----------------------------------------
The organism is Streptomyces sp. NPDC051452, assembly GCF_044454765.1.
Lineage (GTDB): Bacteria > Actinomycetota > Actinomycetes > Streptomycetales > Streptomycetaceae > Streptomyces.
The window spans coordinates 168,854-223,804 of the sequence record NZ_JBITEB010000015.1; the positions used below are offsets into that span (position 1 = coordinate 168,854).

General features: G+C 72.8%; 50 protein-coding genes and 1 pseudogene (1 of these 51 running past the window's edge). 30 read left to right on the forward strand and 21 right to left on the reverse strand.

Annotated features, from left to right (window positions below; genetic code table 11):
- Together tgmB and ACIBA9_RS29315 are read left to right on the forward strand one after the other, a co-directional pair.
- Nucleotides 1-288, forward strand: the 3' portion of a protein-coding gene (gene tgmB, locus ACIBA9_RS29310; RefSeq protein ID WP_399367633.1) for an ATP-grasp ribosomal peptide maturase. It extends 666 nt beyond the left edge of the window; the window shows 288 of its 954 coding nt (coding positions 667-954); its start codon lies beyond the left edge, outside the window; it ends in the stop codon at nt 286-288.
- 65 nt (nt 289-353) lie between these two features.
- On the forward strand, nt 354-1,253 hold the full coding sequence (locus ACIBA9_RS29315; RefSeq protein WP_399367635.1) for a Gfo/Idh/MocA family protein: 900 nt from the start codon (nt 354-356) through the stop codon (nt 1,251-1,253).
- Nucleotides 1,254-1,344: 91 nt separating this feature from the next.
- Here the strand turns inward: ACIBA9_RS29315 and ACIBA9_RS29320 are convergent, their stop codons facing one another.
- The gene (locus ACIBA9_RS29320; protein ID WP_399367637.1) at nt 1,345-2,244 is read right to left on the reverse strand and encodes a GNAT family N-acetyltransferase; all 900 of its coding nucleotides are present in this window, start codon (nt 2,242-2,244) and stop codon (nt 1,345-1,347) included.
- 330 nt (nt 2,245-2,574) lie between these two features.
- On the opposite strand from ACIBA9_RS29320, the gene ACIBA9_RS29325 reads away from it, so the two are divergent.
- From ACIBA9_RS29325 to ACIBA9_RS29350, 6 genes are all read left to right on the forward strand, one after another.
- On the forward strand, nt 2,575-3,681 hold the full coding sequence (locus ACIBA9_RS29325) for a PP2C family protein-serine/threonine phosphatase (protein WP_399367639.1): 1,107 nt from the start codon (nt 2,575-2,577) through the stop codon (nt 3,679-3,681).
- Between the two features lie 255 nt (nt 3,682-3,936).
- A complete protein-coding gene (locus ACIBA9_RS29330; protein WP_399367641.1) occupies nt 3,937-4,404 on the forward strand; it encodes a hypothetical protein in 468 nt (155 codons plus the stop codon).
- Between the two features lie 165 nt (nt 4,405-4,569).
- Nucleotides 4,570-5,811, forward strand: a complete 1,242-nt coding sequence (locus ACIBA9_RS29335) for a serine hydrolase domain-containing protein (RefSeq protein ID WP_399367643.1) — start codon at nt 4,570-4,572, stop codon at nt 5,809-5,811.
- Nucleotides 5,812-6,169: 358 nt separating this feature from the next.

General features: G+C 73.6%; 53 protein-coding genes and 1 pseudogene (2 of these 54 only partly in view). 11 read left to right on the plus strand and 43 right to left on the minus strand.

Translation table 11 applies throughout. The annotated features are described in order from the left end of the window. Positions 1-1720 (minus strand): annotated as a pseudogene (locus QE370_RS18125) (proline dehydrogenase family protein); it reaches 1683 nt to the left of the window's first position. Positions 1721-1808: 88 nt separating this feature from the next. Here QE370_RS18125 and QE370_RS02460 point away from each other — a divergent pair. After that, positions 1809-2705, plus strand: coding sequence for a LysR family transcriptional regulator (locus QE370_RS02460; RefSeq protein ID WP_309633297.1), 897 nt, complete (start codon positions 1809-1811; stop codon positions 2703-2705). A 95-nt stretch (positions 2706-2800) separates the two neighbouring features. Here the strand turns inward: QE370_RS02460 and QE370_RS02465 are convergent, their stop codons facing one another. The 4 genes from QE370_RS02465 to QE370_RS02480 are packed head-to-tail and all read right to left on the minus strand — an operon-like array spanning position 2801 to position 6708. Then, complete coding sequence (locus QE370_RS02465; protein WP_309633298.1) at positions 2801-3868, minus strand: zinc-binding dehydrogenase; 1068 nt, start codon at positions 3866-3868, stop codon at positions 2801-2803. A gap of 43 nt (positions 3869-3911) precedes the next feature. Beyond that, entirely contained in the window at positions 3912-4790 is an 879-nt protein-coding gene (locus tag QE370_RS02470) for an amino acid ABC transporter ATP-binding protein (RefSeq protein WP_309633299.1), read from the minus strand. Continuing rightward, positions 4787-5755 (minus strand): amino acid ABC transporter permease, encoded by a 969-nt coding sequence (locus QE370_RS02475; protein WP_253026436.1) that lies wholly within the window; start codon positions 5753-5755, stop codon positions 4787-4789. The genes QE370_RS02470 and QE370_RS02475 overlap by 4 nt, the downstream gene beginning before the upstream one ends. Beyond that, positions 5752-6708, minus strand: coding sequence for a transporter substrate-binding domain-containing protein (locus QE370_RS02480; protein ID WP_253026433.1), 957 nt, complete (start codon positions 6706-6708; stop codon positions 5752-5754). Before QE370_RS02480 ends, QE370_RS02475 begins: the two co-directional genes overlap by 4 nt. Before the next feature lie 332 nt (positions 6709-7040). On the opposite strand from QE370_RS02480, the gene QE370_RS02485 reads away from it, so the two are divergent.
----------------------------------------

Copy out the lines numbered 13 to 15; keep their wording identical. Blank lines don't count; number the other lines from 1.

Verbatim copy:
- 330 nt (nt 2,245-2,574) lie between these two features.
- On the opposite strand from ACIBA9_RS29320, the gene ACIBA9_RS29325 reads away from it, so the two are divergent.
- From ACIBA9_RS29325 to ACIBA9_RS29350, 6 genes are all read left to right on the forward strand, one after another.